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291 Winterpark Lane Easton, WA 3BD/2BA $329,000 TAMMY PERRY 206-931-7009 MLS# 116355

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BEAUTIFUL TOMMY BAHAMA umbrella, perfect for sun/rain. As new, cane-wrapped handle. Only $25. 425427-1606

LOCAL SAMMAMISH PRESCHOOL seeking Part-Time Assistant Teacher. Early Childhood teaching experience preferred, demonstrates genuine conern, caring, enthusiasm and energy toward children. Please call 425-8689544

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St Sammamish Proposal: Log/clear site for future residential construction consistent w/zoning SEPA Contact: Mark Mitchell PPMIII 206-296-7119 COMMENT PROCEDURES: DDES will issue an environmental determination on this application following a 21-day comment period that ends on December 27, 2011. Written comments and additional information can be obtained by contacting the SEPA Project Manager at the phone number listed above.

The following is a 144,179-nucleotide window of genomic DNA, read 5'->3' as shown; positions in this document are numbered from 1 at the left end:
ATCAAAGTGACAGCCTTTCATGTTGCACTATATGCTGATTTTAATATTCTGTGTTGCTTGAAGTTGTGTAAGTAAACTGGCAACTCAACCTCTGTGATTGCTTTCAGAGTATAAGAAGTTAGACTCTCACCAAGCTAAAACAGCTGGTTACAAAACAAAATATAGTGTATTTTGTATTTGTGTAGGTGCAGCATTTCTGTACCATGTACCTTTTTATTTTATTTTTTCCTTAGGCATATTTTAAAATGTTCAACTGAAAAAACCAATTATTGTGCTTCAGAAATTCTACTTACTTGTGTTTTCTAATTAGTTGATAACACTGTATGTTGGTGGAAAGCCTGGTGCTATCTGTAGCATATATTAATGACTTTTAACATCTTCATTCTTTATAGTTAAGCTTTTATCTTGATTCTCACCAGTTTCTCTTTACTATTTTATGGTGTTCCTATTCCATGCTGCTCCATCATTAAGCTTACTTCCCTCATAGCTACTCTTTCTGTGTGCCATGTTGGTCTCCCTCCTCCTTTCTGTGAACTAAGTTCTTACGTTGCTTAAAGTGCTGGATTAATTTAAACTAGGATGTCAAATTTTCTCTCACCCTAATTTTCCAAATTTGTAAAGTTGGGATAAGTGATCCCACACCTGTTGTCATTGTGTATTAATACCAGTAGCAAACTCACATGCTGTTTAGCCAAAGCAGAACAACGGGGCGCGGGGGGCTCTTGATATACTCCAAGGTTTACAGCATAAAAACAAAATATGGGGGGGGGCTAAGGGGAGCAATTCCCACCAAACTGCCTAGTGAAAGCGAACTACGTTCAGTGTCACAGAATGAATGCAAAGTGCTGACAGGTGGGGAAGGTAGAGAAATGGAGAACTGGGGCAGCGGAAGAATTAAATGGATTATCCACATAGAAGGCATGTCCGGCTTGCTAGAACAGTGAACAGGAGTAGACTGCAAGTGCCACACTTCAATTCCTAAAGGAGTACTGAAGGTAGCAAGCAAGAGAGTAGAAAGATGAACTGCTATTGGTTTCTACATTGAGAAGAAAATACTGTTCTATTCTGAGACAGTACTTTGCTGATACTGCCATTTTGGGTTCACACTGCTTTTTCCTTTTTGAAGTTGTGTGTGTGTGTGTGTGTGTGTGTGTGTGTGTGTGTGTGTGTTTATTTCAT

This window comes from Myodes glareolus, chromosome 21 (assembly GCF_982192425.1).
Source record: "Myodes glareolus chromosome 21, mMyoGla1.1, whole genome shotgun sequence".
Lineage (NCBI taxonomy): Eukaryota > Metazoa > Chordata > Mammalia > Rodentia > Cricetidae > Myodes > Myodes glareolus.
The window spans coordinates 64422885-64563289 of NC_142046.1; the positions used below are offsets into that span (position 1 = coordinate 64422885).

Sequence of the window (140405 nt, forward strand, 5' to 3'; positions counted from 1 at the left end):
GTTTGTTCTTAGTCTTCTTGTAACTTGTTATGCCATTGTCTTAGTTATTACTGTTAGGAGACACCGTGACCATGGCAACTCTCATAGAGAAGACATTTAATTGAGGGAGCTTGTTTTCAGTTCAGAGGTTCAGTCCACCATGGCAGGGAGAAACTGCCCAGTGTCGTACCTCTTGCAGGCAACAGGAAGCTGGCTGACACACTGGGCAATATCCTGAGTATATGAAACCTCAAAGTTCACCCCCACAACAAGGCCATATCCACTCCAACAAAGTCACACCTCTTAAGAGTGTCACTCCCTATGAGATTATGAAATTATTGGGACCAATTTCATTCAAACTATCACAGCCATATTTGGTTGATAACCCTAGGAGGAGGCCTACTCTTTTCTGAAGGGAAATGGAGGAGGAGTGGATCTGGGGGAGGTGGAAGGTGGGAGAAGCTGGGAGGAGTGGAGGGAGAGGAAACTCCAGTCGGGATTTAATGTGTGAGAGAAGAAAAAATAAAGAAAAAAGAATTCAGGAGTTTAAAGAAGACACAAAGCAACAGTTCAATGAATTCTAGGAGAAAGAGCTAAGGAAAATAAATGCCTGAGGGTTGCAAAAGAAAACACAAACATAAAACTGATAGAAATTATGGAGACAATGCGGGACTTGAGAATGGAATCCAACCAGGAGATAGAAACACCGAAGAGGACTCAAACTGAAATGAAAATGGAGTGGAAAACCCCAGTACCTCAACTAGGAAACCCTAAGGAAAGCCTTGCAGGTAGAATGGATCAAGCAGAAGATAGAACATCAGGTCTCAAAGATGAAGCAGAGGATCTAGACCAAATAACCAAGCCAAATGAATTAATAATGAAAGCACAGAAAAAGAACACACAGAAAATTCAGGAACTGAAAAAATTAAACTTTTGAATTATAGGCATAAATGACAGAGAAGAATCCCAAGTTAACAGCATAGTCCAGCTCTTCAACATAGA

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20 •

November 30, 2011


No human cases detected as West Nile virus monitoring concludes